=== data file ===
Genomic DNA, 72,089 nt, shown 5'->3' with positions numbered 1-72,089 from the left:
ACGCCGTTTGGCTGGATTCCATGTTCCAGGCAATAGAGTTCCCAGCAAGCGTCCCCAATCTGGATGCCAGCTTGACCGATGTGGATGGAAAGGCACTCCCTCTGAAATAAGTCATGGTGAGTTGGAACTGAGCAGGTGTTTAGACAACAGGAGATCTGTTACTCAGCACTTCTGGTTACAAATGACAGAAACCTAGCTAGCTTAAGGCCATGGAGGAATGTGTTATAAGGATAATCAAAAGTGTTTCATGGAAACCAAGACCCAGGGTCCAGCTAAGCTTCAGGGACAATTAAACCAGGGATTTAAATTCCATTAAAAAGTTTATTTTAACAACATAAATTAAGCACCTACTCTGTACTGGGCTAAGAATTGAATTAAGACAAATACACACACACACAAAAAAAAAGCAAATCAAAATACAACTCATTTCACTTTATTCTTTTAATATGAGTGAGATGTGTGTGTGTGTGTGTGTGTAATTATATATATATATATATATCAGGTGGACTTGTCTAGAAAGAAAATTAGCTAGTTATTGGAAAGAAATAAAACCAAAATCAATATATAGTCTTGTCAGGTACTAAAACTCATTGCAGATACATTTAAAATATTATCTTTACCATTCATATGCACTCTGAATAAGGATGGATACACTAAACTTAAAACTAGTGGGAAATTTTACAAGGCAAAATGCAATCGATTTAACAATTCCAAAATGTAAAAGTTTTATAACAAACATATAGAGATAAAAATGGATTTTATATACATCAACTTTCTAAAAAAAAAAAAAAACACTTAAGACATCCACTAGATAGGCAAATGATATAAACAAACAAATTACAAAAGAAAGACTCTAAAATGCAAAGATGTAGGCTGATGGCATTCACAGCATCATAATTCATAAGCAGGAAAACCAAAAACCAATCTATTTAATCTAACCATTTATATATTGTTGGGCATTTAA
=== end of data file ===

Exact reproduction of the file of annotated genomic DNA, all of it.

Genomic DNA, 72,089 nt, shown 5'->3' with positions numbered 1-72,089 from the left:
ACGCCGTTTGGCTGGATTCCATGTTCCAGGCAATAGAGTTCCCAGCAAGCGTCCCCAATCTGGATGCCAGCTTGACCGATGTGGATGGAAAGGCACTCCCTCTGAAATAAGTCATGGTGAGTTGGAACTGAGCAGGTGTTTAGACAACAGGAGATCTGTTACTCAGCACTTCTGGTTACAAATGACAGAAACCTAGCTAGCTTAAGGCCATGGAGGAATGTGTTATAAGGATAATCAAAAGTGTTTCATGGAAACCAAGACCCAGGGTCCAGCTAAGCTTCAGGGACAATTAAACCAGGGATTTAAATTCCATTAAAAAGTTTATTTTAACAACATAAATTAAGCACCTACTCTGTACTGGGCTAAGAATTGAATTAAGACAAATACACACACACACAAAAAAAAAGCAAATCAAAATACAACTCATTTCACTTTATTCTTTTAATATGAGTGAGATGTGTGTGTGTGTGTGTGTGTAATTATATATATATATATATATCAGGTGGACTTGTCTAGAAAGAAAATTAGCTAGTTATTGGAAAGAAATAAAACCAAAATCAATATATAGTCTTGTCAGGTACTAAAACTCATTGCAGATACATTTAAAATATTATCTTTACCATTCATATGCACTCTGAATAAGGATGGATACACTAAACTTAAAACTAGTGGGAAATTTTACAAGGCAAAATGCAATCGATTTAACAATTCCAAAATGTAAAAGTTTTATAACAAACATATAGAGATAAAAATGGATTTTATATACATCAACTTTCTAAAAAAAAAAAAAAACACTTAAGACATCCACTAGATAGGCAAATGATATAAACAAACAAATTACAAAAGAAAGACTCTAAAATGCAAAGATGTAGGCTGATGGCATTCACAGCATCATAATTCATAAGCAGGAAAACCAAAAACCAATCTATTTAATCTAACCATTTATATATTGTTGGGCATTTAA